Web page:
2. The Trade Union base having built in inconsistency. They need to represent workers interests, but they often experience these narrowly (so defend indefensible jobs) and also need to protect their own bureaucracies;
    3. The Labour voting base contains significant numbers who share the nationalism and bigotry of the Tory base. Labour needs them to retain its current position in a FPTP system.
    Inside the green party the case against the progressive alliance often opens with the statement that the last election results were a ‘disaster’. This is nonsense; most 2015 Green voters who went to Labour in 2017 certainly don’t see it that way; yet they haven’t changed their ideas, just made a tactical decision on where to place their votes; one that made perfect sense. They are still pro Green Party; they just aren’t tribal about it, so neither should we be.
    There is a contradiction in the ecologist tendency also being opposed to progressive alliance work. If Labour is not really progressive then why retreat into a bunker rather than capture the ground left by their non-progressiveness. If Labour are progressive then why not comfortably be an ecology ginger group pushing Labour, whilst accepting they take the front seat on non-ecology issues, and so work with them in elections. I don’t see how you can have it both ways. (I don’t take either position).
    Reality hurts. We will continue to be bumped and bruised by elections. But the attraction of progressive alliance politics to millions who would really quite like to see a growth in Green Party influence, but also are excited by (and have some scepticism towards) the prospect of a left-labour government, is worth it. To turn away from this approach is to turn our backs on them.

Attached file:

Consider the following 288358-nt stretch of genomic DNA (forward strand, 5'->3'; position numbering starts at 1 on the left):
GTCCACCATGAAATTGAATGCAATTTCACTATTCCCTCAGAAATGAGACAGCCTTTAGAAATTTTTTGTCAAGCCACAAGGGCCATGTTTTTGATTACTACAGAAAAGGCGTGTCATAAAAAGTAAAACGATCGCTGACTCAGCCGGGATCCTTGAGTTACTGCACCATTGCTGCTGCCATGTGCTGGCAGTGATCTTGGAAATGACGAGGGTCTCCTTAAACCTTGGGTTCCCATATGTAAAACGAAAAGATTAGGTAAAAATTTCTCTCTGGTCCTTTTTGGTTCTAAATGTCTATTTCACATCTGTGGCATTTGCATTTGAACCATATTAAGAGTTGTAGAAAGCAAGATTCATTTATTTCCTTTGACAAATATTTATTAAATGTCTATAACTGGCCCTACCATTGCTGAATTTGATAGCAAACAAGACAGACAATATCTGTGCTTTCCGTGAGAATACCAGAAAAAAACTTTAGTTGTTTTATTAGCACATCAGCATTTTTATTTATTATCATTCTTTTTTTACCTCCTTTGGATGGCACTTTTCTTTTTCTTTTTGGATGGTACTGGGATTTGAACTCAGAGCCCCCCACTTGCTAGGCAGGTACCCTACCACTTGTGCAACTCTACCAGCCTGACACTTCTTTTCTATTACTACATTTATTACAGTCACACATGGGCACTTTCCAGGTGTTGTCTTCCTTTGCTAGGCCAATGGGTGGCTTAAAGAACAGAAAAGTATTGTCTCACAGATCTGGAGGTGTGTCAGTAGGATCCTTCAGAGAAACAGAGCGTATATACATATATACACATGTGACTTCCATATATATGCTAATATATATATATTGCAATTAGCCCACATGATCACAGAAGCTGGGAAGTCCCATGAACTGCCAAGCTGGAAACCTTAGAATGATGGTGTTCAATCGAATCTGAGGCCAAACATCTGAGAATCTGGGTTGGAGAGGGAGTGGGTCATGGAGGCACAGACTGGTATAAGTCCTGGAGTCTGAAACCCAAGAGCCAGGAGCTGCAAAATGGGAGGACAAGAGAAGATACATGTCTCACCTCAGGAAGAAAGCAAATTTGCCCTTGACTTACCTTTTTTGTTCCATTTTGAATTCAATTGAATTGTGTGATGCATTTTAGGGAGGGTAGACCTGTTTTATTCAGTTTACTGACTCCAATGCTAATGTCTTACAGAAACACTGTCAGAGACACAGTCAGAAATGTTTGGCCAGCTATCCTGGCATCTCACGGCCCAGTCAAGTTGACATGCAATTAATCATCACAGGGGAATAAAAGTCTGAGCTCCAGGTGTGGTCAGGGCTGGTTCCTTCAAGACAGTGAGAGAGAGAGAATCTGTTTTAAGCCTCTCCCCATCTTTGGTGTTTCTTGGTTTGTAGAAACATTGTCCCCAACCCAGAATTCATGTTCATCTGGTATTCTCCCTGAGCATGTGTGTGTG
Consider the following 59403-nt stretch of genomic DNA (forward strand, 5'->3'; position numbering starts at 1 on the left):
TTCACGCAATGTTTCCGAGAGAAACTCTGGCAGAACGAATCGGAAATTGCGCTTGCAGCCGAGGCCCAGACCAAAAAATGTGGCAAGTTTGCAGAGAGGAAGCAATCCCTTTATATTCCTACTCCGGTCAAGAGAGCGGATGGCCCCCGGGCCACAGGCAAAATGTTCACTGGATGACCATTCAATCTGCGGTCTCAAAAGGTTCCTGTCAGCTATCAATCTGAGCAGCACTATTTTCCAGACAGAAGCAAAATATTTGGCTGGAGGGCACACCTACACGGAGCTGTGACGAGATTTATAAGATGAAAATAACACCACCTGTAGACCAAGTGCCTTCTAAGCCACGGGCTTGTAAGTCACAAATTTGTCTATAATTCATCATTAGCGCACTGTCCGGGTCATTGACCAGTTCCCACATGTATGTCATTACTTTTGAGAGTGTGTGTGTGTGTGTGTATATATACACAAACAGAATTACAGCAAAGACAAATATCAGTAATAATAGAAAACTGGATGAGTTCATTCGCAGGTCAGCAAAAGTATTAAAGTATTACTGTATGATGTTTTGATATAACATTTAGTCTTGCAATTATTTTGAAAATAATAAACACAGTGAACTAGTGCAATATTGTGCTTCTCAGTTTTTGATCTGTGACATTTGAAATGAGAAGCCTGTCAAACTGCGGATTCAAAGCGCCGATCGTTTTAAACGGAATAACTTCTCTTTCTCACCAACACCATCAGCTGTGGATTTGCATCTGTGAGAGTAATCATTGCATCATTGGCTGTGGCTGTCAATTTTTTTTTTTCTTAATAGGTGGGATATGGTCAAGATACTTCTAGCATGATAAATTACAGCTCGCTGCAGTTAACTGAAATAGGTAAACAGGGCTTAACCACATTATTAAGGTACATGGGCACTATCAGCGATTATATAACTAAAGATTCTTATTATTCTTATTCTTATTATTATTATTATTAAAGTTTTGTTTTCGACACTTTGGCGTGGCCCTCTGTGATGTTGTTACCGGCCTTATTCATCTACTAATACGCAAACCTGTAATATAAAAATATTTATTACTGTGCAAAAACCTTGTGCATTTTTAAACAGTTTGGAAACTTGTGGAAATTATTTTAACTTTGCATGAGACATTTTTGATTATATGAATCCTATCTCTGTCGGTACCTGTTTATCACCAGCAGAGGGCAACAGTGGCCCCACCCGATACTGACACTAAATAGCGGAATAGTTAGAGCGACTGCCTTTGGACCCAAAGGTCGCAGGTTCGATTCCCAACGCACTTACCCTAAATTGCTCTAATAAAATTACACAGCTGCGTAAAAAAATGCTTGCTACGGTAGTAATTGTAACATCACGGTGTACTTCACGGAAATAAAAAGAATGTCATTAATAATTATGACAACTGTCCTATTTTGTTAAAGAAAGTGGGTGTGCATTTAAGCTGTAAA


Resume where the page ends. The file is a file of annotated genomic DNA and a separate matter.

Meanwhile there is a job of work to do to keep looking outwards and to be central to every local campaign, sometimes with momentum and labour members, sometimes not, sometimes with people from other parties (it’s actually a Tory councillor in my area who, in the last week or two, had the most influence in restraining the NHS cuts locally), sometimes not.

  15. Alan Borgars

    Green politics is very distinct from the socialist politics Labour espouses and always will be. Labour is still committed to continuous growth, which is unsustainable and will ultimately doom humanity in the long run. Labour also does not really care about the environment or about holistic socio-economics, and is too tied to the trade unions.

    The Green Party is here to stay, and needs to stop pretending it is left of Labour. Green politics is above the old left-right spectrum, and can appeal to all people.

  16. Andy Pratt

    An interesting article, and some very good comments below. I agree we really need the Greens as a seperate force. Look at Corbynistas on economic growth (do they question it at all?), Brexit (taking an old Trotskyite position) and fair votes/democracy (a big silence). Yes the Greens need to work with Labour wher possible. Yes we need to emphasise our ecological policies. AND our anti capitalist policies (and yes without ‘scaring the horses’!) Anyway how nice to read thoughtful comments for a change.. thanks to all!